February 2013 | By Arthur Wang, Wenkan Liao and Arnt-Philipp Hein
In a country where bicycles were once the primary form of transport, the car is quickly becoming king. China is now the world’s largest single-country, new-car market, with sales expected to contribute 35 percent of global market growth between 2011 and 2020.
As the market matures, Chinese consumers are becoming increasingly sophisticated about cars and their tastes are evolving. Many have already purchased a first, entry-level car and will be ready to upgrade to bigger, higher-priced models. In this way, the Chinese car market is becoming more like that of North America, Europe, and Japan, although perhaps it is even more complex, given the many regional and segment differences in China.
To succeed in this more demanding environment, automakers must better understand what their customers want, and how their expectations differ from region to region, and from auto-body-type segment to segment. To address the need for deeper insights, McKinsey has developed detailed demand forecasts (going out to 2020) of Chinese auto customers by region and segment. In the analysis, we identified fundamental drivers for demand growth such as increasing urbanization, rising household income, low car penetration rates, and infrastructure improvements.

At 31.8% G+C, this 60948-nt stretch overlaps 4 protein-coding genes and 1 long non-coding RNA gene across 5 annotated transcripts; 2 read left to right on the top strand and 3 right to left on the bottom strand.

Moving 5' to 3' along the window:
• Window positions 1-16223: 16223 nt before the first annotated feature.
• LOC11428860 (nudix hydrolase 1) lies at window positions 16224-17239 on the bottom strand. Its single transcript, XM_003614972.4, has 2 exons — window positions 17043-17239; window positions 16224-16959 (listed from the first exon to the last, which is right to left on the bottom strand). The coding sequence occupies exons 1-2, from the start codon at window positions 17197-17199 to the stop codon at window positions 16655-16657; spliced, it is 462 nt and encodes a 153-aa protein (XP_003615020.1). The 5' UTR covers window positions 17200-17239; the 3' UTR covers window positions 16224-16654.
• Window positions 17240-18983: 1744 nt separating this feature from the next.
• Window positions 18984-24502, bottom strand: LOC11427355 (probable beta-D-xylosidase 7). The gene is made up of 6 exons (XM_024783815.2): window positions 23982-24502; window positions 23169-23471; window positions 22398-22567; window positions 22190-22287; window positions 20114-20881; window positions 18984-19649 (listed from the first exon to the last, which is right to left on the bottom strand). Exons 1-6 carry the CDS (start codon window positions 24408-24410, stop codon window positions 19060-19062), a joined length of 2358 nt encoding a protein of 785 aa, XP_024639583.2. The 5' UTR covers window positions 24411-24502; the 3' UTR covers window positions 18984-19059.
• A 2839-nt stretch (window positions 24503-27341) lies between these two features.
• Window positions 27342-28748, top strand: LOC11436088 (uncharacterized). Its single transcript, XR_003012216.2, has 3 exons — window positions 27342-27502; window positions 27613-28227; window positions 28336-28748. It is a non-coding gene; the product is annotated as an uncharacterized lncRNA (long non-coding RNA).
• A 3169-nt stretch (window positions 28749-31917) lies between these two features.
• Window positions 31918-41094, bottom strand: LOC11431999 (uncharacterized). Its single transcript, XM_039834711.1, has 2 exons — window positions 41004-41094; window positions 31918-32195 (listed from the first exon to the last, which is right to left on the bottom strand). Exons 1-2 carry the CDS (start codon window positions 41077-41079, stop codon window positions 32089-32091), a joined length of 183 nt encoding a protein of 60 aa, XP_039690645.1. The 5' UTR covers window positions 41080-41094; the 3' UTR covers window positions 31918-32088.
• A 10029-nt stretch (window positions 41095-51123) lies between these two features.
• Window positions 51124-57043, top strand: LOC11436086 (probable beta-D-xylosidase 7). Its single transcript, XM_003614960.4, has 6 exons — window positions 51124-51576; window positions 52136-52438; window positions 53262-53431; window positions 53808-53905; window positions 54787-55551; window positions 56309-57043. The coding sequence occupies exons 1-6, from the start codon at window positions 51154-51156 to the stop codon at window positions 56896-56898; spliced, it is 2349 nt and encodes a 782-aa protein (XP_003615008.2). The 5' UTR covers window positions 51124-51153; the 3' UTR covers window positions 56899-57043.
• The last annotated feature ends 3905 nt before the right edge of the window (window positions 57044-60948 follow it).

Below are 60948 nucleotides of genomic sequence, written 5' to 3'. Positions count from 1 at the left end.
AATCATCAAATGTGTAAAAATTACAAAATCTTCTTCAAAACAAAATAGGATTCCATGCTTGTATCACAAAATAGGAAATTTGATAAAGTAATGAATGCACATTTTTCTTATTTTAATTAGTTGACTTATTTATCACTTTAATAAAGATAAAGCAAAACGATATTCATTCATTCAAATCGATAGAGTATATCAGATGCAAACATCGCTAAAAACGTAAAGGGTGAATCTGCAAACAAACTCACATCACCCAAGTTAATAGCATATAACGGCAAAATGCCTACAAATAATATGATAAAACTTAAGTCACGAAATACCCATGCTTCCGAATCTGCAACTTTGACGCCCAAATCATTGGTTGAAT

According to our analysis, the following trends will shape the Chinese auto market in the next 10 years:
Going bigger: Sales of sport utility vehicles (SUVs) will triple in the next ten years, as the number of wealthy consumers increases. Although sedans will remain the largest segment.
Trading up: Our study suggests that Chinese consumers will be much more likely to purchase high-priced cars (250,000 to 800,000 RMB) in the next decade than in the past. Incentive to do so will come not only from higher incomes but also from more aggressive marketing and sales activities of premium brands, as car owners look to replace their entry-level vehicles.
High volatility: The volatile growth rates for new cars observed over the last two decades are likely to continue.
Regional differences: Consumer behavior by region and car-model preference will vary greatly. For example, consumers in Hangzhou and Shandong say they care about attractive external styling, while their counterparts in Shanghai and Fujian are less concerned with exterior appearance and more sensitive to price.
The findings in this report will have significant implications for automakers. For example, they will have to place their bets on specific market segments and decide in which city clusters they should focus their efforts to take advantage of the “going bigger” and “trading up” trends. They will also have to be agile and flexible to react to the market volatility.
To read the rest of this report, download “Bigger, better, broader: A perspective on China’s auto market in 2020,” (PDF–609 KB).